The New Yorker is not my literary flavor of the month. It's smug tone and retrograde, endlessly astonished liberalism make it, shall we say, an acquired taste.

That said, even a stopped clock is right twice a day, in proof of which this venerable if unpalatable publication has just come out with, "Spoiled Rotten: Why Do Kids Rule the Roost?"

The author's insight seems, in itself, pretty accurate. A lot of American kids are obnoxious, impolite, foul-mouthed, and preoccupied with life's superficialities. Elizabeth Kolbert, the writer of the piece, attributes the fact that, according to one survey, two-thirds of American parents say their children are spoiled to excessive intervention and supervision, wanton materialism, and even evolutionary biology (she says rather baldly that humans are "unlike other apes" - a "speciest' perception I choose not to share). Yet perhaps most striking is what this lengthy article does not say: That a mother and father are the core of any healthy family and are essential to the well-being of a child. (See Marri.us for more information.)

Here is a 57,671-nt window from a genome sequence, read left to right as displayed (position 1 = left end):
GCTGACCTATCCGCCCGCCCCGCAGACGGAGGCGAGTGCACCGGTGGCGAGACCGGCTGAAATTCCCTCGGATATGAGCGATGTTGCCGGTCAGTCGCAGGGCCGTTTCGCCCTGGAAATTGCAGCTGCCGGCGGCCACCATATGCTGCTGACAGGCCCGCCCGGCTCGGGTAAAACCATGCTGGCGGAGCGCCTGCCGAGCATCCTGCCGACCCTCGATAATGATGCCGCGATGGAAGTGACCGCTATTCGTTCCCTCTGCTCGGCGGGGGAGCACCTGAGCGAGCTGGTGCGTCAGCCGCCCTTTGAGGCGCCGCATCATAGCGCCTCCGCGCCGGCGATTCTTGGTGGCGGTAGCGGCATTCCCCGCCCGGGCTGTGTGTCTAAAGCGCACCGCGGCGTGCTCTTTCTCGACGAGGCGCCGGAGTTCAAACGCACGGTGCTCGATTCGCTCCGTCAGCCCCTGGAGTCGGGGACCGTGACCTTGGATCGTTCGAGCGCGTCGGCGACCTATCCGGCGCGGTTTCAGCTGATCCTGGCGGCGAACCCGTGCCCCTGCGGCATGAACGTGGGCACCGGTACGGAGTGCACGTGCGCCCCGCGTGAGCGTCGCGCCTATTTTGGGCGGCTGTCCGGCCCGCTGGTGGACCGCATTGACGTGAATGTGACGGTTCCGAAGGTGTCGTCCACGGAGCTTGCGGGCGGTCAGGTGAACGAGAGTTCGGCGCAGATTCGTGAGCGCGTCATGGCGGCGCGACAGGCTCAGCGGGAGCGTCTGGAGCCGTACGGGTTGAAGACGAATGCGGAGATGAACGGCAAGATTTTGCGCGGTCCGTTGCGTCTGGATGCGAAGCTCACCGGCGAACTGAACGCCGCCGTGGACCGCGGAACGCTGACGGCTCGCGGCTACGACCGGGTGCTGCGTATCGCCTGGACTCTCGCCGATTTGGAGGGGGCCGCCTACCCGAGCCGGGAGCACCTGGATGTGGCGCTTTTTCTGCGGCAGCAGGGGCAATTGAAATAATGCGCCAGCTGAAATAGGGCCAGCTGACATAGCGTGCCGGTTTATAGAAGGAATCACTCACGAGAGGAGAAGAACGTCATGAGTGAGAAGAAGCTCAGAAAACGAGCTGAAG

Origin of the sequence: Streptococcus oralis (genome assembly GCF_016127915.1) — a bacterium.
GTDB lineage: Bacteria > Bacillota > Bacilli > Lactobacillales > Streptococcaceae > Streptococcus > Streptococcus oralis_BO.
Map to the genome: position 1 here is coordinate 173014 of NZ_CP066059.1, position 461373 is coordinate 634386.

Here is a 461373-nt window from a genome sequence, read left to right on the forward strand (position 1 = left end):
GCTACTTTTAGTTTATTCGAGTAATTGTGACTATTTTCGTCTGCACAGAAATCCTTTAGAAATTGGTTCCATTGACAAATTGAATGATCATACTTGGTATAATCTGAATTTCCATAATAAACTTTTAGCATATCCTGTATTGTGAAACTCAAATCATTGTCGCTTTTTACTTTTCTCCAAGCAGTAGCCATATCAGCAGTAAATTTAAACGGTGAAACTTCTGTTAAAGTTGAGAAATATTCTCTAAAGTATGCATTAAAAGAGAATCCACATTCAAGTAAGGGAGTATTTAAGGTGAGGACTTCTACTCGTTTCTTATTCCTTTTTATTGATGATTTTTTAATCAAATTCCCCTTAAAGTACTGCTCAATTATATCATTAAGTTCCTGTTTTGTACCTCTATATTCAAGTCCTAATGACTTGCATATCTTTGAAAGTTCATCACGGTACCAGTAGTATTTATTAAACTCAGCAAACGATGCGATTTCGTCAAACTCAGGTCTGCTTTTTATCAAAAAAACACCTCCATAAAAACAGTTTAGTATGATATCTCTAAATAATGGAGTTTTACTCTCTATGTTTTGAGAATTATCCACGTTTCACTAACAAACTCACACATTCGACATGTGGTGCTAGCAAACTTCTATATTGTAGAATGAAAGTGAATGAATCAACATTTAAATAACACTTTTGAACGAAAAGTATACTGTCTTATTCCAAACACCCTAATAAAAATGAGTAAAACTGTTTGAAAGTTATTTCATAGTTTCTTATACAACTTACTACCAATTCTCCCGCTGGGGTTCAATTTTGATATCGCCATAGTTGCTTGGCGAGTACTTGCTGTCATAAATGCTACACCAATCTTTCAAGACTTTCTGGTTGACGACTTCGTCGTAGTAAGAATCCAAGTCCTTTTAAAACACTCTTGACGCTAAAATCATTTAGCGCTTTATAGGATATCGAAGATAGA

We live in an era of massive marital instability. When parents divorce, they compensate their children with "stuff," as though expensive trinkets will make up for the absence of a father. Some parents surely over-intervene, as in the case reported in this article of the couple who sued their child's high school because he did not obtain a high grade on a term project. This would tend to make any boy or girl feel not just "special" but, at a deep psychological level, both unaccountable and imperturbably arrogant. The still point of this child's turning world would not be, per T.S. Eliot, Christ but rather his own incessant whine.

What "Spoiled Rotten" does not account for is something so basic that its very obviousness stands in stark relief to all the sophisticated reasons listed by the author: Children are not adults, and they need a male father and a female mother (in the era of homosexual activism, those are not redundant terms) who wed affection, discipline, time, instruction, fidelity (to one another and to their family), and moral instruction in the way they raise them.

The Psalmist reminds us that "children are a heritage from the Lord, the fruit of the womb a reward" (Ps. 127:3). If that's true, then they deserve conscientious and prayerful parenting, things of which The New Yorker seems, quite sadly, oblivious.